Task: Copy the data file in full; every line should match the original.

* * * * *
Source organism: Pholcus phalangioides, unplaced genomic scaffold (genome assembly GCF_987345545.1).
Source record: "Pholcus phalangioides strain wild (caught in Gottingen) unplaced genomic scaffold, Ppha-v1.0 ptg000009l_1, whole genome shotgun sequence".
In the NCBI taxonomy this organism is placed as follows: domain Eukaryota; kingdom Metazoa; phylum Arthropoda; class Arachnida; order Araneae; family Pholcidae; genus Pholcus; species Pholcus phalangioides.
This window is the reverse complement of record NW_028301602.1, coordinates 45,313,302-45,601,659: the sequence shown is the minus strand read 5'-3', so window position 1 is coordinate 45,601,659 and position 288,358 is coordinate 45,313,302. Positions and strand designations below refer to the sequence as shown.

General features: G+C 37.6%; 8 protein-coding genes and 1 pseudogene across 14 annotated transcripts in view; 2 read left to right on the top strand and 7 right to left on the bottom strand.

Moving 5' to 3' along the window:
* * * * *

Source organism: Pholcus phalangioides, unplaced genomic scaffold (genome assembly GCF_987345545.1).
Source record: "Pholcus phalangioides strain wild (caught in Gottingen) unplaced genomic scaffold, Ppha-v1.0 ptg000009l_1, whole genome shotgun sequence".
In the NCBI taxonomy this organism is placed as follows: domain Eukaryota; kingdom Metazoa; phylum Arthropoda; class Arachnida; order Araneae; family Pholcidae; genus Pholcus; species Pholcus phalangioides.
This window is the reverse complement of record NW_028301602.1, coordinates 45,313,302-45,601,659: the sequence shown is the minus strand read 5'-3', so window position 1 is coordinate 45,601,659 and position 288,358 is coordinate 45,313,302. Positions and strand designations below refer to the sequence as shown.

General features: G+C 37.6%; 8 protein-coding genes and 1 pseudogene across 14 annotated transcripts in view; 2 read left to right on the top strand and 7 right to left on the bottom strand.

Moving 5' to 3' along the window: